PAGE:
In this Featured Member series, AATA celebrates the work of our members. During the coronavirus pandemic, we are inviting members to share their experiences about how their professional and personal lives have changed.

 

October 8, 2020

What has changed (or remained the same) in your job or studies during the COVID-19 global crisis?

The biggest change has been the switch to telehealth. I absolutely hated it at first and felt like I was trying to do my job with one hand tied behind my back. Working with people without really being with people is hard. I am still not the biggest fan, but I am eternally grateful for the ability to seamlessly stay connected with my clients and to safely offer Art Therapy services to my community. I would like to think that my skills at providing Art Therapy via video have improved in the 6 months since March. I have learned A LOT from the kids I work with because their understanding of technology is much more intuitive than mine. They have taught me how to screen share, play games together and even better ways to observe art making via video. We are all learning together and doing the best we can to best apply our skills.

In what ways have your clients been impacted by COVID-19? How are you managing your own stress related to their experiences?

Covid has had a range of impacts on my clients. I think the biggest one that I have seen is the isolation and the loss of school as we all knew it. We live in a very rural place, where community and school-based community plays a crucial role. Not having access to traditional in-person community has been hard, especially on kids. The adjustment to what learning looks like has also been tough for students, teachers and administrators. I work with kids who loved school pre-Covid and were suddenly struggling with feeling like they were failing at remote learning. Also families who relied on school programs for so much support. Our area schools have done an amazing job maintaining services and connection, but the loss of in person learning, sports and extracurricular was really hard for everyone. How do I manage my own stress…I just got back from a trip to a cabin with my family where wifi couldn’t reach us. That helped big time. I also really am lucky to live in a place where nature is readily available and you can almost forget that anything is really happening other than the change of seasons. Access to that outlet has been very important to managing my own stress. Also the grounding presence of my family and regular check ins with friends and a special group of wise women.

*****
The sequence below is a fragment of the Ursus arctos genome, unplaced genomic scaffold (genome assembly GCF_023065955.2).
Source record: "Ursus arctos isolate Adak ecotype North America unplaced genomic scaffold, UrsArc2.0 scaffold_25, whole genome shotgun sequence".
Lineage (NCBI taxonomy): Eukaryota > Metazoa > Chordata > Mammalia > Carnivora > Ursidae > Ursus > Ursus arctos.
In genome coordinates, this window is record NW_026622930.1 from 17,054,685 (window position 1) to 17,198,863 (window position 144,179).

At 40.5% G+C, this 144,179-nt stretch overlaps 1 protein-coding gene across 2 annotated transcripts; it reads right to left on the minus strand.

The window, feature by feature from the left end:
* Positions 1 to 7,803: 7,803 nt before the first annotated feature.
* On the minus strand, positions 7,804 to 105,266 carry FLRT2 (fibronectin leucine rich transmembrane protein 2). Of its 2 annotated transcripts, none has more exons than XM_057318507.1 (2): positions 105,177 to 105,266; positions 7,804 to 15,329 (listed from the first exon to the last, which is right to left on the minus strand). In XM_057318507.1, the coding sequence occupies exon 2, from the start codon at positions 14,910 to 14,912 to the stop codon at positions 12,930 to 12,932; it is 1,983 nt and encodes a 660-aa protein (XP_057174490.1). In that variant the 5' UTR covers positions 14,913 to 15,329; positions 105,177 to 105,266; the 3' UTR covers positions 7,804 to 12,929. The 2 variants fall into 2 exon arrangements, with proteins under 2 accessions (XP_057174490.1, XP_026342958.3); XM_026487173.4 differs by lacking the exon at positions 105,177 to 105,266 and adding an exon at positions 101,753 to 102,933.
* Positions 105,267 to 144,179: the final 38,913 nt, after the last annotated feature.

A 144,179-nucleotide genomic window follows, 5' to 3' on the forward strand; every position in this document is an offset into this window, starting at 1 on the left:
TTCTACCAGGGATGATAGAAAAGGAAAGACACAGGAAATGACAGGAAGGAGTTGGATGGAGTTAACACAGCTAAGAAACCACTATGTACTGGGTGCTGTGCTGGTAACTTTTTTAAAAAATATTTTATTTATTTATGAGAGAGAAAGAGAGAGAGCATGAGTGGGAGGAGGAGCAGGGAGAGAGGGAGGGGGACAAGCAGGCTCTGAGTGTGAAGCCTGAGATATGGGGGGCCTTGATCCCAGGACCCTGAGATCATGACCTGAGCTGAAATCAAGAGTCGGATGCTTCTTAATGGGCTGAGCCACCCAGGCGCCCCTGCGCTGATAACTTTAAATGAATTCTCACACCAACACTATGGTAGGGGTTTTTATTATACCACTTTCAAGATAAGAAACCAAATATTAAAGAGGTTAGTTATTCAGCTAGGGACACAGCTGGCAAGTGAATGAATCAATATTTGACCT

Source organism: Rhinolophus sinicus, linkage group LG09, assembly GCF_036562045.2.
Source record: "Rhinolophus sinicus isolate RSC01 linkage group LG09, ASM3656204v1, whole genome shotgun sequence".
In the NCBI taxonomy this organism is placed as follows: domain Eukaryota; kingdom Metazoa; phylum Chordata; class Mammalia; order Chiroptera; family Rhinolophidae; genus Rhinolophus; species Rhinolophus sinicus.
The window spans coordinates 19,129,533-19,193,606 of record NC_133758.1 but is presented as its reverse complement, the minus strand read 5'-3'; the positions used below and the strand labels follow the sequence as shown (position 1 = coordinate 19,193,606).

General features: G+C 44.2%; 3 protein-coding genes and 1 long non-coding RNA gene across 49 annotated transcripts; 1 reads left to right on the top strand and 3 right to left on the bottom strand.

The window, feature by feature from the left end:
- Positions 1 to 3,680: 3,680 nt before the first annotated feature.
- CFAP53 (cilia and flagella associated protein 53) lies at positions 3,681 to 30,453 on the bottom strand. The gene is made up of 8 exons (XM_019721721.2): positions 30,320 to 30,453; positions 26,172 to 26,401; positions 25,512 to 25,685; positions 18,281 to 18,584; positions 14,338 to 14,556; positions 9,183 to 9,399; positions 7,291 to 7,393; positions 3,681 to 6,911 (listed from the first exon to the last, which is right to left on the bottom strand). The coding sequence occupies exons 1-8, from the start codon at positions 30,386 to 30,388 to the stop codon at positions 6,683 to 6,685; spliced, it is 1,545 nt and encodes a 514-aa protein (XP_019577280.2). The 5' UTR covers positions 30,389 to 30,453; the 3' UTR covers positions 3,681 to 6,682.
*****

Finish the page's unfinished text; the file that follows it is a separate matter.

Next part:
Since the killing of George Floyd, the topic of race has once again been brought to the forefront of national dialogue. How have race related issues, social justice, and racism informed or impacted your work as an art therapist?

The Killing of George Floyd and the protests that followed came up a lot in my sessions with clients. Maine is a state where the overwhelming majority of people identify as white. I have a lot of younger clients who were really grappling with the magnitude of racism and systemic racism for the first time. As a clinician it felt like I was trying to hold space for these young people who were collectively realizing that not everyone experiences life the same way they do. I felt a lot of personal energy around the topic of racism and anti racism and that energy combined with the frustration I had about the toll I saw Covid taking on the mental health of the kids I work with. I wanted to use that energy in a constructive way. Most pre-Covid summers I participate as a visiting artist at a local Art Camp hosted by a tiny Library on the “quiet side” of Mount Desert Island. Each summer has a theme and we generally have around 12 kids participate for a week of art making related to that theme. This year we adapted Art Camp to accommodate the precautions of the Pandemic and to provide a much-needed outlet for kids who have so much to say about what is happening in our country and in the world. Virtual Art Camp 2020 served as a way to provide a platform and a witness to young voices that are so important in the conversation about race and racial injustice. We were able to secure a grant and provide 20 kids with art kits full of everything they would need to create projects around the theme, “Create, Communicate, Connect.” Projects included a journal full of suggested prompts and both and individual and collaborative piece to be displayed and enjoyed by the community as part of an outdoor art walk at the end of camp. Virtual Art Camp was a collaborative outlet for the voices I was hearing in sessions and social justice featured heavily in a lot of the work that was made.